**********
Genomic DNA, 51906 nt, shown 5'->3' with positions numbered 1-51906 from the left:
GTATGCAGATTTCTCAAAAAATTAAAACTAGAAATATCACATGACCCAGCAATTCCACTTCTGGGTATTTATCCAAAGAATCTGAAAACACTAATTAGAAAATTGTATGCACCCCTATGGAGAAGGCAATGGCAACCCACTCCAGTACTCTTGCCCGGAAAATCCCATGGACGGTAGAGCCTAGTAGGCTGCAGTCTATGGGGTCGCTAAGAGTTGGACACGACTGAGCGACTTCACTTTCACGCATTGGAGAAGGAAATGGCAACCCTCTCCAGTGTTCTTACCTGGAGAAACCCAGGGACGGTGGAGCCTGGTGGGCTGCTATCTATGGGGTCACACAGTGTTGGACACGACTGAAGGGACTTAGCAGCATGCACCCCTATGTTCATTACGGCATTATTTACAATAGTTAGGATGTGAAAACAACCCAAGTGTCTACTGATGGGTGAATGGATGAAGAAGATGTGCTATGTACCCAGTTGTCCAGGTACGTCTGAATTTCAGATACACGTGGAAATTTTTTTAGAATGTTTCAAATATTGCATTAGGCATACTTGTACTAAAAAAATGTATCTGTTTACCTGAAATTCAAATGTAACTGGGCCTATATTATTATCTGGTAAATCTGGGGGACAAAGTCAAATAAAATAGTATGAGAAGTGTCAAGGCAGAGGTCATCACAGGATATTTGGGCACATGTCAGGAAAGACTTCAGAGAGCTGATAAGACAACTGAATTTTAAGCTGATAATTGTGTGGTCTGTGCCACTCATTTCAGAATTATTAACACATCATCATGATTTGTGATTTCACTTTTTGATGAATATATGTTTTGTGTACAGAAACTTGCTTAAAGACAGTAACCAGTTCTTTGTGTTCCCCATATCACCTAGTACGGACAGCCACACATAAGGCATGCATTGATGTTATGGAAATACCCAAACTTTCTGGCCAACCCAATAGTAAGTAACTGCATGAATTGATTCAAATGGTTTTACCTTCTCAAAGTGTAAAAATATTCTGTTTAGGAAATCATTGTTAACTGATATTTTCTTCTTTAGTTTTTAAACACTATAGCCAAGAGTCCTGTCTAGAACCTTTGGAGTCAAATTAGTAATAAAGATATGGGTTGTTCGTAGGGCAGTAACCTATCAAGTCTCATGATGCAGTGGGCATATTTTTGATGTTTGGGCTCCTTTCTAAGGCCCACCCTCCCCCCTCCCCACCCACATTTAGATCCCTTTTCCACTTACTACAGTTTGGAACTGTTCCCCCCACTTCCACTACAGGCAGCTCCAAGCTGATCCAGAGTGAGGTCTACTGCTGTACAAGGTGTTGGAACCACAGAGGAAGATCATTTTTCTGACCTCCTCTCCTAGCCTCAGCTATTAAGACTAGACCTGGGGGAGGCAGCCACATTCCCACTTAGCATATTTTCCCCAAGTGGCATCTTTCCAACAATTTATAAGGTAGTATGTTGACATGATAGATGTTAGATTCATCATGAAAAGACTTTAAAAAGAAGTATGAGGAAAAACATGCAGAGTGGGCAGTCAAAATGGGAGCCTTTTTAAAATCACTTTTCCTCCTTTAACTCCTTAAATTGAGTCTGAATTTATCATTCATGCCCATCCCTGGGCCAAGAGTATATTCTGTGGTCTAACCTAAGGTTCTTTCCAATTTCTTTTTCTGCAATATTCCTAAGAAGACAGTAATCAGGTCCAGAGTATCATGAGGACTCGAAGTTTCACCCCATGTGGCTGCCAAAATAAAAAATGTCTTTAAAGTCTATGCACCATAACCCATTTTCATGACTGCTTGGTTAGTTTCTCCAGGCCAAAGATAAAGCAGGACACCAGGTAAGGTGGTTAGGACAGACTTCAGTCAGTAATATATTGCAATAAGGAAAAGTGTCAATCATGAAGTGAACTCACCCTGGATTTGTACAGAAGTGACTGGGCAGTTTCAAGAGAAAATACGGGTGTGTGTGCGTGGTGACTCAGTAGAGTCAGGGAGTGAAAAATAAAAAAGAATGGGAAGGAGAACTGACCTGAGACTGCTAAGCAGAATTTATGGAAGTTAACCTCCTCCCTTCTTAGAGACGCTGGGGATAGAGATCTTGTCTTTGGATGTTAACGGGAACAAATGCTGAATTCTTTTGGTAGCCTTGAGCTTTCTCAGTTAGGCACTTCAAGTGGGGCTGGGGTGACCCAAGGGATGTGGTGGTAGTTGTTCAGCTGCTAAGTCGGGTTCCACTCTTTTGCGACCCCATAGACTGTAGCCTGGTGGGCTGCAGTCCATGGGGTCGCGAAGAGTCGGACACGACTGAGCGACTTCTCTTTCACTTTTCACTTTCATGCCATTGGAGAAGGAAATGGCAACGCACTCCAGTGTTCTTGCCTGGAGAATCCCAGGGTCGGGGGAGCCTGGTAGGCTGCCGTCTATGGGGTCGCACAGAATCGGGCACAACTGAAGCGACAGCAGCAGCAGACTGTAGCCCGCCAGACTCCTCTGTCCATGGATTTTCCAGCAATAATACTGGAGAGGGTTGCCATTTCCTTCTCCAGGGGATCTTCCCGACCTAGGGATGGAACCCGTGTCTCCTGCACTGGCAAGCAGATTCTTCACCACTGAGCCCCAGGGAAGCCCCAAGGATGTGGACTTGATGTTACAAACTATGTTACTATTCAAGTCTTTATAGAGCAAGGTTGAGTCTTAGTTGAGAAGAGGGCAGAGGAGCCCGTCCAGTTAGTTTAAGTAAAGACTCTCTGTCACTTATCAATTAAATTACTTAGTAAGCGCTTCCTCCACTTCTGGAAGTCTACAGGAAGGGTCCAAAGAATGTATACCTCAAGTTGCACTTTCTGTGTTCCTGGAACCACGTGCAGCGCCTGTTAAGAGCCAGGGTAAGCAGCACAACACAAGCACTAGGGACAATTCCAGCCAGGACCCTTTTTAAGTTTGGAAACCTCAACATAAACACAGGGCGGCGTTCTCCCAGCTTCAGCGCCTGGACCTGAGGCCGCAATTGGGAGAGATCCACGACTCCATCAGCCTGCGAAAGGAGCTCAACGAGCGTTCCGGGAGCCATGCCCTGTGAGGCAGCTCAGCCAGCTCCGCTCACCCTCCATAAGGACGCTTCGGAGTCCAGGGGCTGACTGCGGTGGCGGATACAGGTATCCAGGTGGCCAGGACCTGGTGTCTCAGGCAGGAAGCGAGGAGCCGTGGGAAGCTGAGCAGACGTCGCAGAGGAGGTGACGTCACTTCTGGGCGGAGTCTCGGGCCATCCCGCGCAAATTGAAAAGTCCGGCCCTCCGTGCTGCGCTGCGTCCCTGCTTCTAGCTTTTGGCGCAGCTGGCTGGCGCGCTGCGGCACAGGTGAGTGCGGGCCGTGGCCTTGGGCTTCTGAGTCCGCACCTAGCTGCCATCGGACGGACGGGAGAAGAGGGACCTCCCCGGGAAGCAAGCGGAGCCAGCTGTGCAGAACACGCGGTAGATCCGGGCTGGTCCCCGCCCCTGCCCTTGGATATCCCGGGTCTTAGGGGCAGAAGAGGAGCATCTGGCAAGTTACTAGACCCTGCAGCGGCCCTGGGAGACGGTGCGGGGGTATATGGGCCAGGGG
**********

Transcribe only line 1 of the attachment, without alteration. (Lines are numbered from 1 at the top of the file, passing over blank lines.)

Genomic DNA, 51906 nt, shown 5'->3' with positions numbered 1-51906 from the left: